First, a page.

Zahawi 'won't rule out scrapping BBC licence fee' if he becomes PM

The Tory leadership hopeful told LBC 'nothing is off the table' and that the BBC needs a funding review.

Tory leadership hopeful Nadhim Zahawi does not rule out scrapping BBC licence fee if he becomes Prime Minister iStock

Tory leadership contender Nadhim Zahawi said he does not rule out scrapping the television licence fee if he becomes the next prime minister.

Earlier this year, culture secretary Nadine Dorries announced the BBC licence fee will be frozen for the next two years, confirming she wants to find a new funding model before the current deal expires in 2027.

Zahawi told LBC radio: “We have to review how the BBC is funded. We have to look at how it is sustainable in the future. We have to review everything. Nothing is off the table.”

The licence fee will be frozen from 2022/2023 and then rise in line with CPI inflation for the following four years.

Writing in the corporation’s annual report for 2021/22, released on July 12, chief operating office Leigh Tavaziva said the BBC estimated that annual savings of £285m will be required by 2027/28 to “mitigate the loss of inflationary increases to the licence fee over the next two years”.

The report also showed licence fee income had reached £3.8bn, an increase of 1% on the previous year.

BBC director-general Tim Davie said during a press conference for the annual report, speaking about the principles of a new funding model, that it is important to have a funding solution that “allows for the growth of the UK industries”.

He said: “In terms of a truly independent media, you want a funding system that allows for the independence of the BBC. You want something that is offering value to the licence fee payer and a fair system.

“You want something that ensures that the benefits for the creative industries, all the things we do and that we do rather well in the UK, are preserved, protected, but also stimulated.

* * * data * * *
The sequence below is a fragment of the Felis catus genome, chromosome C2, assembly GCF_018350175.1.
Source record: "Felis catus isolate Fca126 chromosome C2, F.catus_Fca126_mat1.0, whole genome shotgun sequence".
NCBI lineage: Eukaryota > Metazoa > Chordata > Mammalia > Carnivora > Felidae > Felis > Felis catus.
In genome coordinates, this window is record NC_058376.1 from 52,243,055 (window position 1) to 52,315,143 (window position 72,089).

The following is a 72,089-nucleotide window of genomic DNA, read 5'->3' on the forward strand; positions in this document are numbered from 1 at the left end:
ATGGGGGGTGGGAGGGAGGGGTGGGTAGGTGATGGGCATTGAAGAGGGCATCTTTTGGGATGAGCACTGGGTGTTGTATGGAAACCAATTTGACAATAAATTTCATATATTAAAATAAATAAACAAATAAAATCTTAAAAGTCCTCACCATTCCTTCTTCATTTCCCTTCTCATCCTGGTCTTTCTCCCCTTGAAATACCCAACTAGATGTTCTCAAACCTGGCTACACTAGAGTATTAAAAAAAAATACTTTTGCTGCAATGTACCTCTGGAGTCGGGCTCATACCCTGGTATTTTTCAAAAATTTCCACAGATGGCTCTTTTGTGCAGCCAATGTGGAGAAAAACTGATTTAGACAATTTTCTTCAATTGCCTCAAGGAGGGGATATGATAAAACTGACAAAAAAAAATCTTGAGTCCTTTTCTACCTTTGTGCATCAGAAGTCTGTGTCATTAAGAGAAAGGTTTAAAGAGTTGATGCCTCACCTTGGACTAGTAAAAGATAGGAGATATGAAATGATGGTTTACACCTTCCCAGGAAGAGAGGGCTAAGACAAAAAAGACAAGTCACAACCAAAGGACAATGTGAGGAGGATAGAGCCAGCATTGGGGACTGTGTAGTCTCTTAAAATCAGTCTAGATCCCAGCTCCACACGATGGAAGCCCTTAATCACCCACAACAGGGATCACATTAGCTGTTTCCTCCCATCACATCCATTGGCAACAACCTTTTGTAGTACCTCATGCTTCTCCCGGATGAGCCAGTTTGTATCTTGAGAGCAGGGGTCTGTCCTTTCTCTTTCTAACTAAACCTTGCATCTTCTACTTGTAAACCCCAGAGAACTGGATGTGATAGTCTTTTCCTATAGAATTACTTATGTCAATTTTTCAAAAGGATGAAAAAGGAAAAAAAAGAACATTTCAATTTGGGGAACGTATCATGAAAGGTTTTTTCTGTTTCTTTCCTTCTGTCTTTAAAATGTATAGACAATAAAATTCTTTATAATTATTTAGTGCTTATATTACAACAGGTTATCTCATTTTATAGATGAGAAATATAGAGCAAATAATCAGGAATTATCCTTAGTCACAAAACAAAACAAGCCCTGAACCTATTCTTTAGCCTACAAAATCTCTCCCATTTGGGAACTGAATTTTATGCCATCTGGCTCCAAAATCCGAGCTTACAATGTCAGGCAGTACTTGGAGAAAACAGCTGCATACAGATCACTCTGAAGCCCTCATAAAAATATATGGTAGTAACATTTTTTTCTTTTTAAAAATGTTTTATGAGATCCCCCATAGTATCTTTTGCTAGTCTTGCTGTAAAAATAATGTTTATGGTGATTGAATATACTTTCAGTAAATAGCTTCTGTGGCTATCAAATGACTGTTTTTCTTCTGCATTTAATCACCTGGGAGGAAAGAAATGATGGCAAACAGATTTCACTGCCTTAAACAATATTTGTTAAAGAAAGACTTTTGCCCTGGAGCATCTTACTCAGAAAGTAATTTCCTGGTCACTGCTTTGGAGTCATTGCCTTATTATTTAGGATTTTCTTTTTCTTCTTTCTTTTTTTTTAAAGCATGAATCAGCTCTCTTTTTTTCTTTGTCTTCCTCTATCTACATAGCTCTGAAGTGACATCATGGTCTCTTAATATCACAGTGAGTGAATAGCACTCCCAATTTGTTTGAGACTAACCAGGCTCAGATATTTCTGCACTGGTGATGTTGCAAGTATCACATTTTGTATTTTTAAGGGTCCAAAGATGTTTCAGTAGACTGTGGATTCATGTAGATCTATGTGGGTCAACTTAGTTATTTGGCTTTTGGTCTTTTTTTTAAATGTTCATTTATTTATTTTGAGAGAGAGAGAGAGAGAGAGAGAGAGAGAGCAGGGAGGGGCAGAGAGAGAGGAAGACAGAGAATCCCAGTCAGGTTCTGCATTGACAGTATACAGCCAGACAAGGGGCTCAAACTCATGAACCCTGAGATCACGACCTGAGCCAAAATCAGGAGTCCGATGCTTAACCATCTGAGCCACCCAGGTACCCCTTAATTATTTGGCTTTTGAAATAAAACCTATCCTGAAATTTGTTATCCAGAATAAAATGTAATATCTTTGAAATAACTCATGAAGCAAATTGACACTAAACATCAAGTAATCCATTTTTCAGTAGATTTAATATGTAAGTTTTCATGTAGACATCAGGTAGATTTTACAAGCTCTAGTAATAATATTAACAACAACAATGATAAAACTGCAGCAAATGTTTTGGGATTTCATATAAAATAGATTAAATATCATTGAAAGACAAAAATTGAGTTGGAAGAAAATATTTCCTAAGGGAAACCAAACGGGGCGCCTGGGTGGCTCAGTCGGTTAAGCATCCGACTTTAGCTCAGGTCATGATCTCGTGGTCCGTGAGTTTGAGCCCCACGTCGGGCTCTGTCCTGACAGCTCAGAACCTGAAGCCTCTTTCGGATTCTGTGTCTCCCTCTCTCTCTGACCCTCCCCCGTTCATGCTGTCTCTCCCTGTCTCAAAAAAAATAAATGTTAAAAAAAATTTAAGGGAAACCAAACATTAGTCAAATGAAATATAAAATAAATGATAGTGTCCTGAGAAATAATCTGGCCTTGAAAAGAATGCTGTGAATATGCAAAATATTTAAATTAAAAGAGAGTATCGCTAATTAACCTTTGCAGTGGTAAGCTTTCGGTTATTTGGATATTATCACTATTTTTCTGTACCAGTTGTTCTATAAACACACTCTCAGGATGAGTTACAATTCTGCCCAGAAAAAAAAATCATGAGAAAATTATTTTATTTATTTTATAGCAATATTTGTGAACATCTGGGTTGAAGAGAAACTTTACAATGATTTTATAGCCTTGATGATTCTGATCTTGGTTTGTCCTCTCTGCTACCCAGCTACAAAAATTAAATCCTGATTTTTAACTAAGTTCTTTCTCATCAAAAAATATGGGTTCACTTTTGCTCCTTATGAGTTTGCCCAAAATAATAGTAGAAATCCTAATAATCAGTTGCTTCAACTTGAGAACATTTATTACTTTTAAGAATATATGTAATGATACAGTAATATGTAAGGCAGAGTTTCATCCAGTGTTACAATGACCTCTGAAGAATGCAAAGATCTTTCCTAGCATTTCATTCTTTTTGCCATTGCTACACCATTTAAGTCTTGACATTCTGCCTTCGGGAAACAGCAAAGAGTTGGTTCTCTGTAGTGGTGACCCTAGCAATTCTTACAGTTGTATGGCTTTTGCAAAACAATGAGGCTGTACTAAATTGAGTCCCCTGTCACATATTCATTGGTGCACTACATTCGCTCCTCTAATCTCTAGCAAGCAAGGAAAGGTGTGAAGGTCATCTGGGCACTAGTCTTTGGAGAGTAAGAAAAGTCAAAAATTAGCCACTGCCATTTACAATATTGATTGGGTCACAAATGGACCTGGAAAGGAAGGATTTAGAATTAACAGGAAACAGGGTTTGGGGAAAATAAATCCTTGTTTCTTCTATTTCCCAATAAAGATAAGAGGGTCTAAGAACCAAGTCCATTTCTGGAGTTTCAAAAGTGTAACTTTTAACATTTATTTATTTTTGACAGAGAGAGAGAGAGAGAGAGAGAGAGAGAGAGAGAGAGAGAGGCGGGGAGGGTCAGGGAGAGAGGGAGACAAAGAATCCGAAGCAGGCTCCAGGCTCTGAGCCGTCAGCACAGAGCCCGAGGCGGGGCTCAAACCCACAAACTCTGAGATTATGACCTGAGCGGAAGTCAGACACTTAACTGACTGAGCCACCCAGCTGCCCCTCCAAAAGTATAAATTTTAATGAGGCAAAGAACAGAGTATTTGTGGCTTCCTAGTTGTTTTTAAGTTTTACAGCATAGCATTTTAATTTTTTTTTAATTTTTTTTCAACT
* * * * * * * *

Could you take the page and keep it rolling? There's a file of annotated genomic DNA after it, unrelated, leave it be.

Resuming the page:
“So I think we need to find a funding solution that allows for the growth of the UK industries.”

Mr Davie said the BBC would “lay out those very clearly in the next few weeks”.

Chairman Richard Sharp said the board “welcomes an informed debate” about the future funding of the broadcaster.

“We believe all options should be looked at and nothing should be off the table,” he said.

“We will also make our own contribution, of course, by setting out the key principles against which we believe options for future funding models should be assessed in order to support the BBC as a national and as a global asset.”

Mr Sharp said “funding must follow strategy” and there is a risk of choosing the funding model and only later discovering “what kind of BBC that creates”.

In January, Dorries announced the licence fee will be frozen at £159 for the next two years until April 2024, insisting it is a “fair settlement for the BBC”.

She also announced a review of the BBC’s funding model, which she later confirmed was due to begin before the Commons summer recess on July 22.

However, that now faces a potential delay after Boris Johnson announced his intention to step down as leader of the Tory party and Prime Minister.

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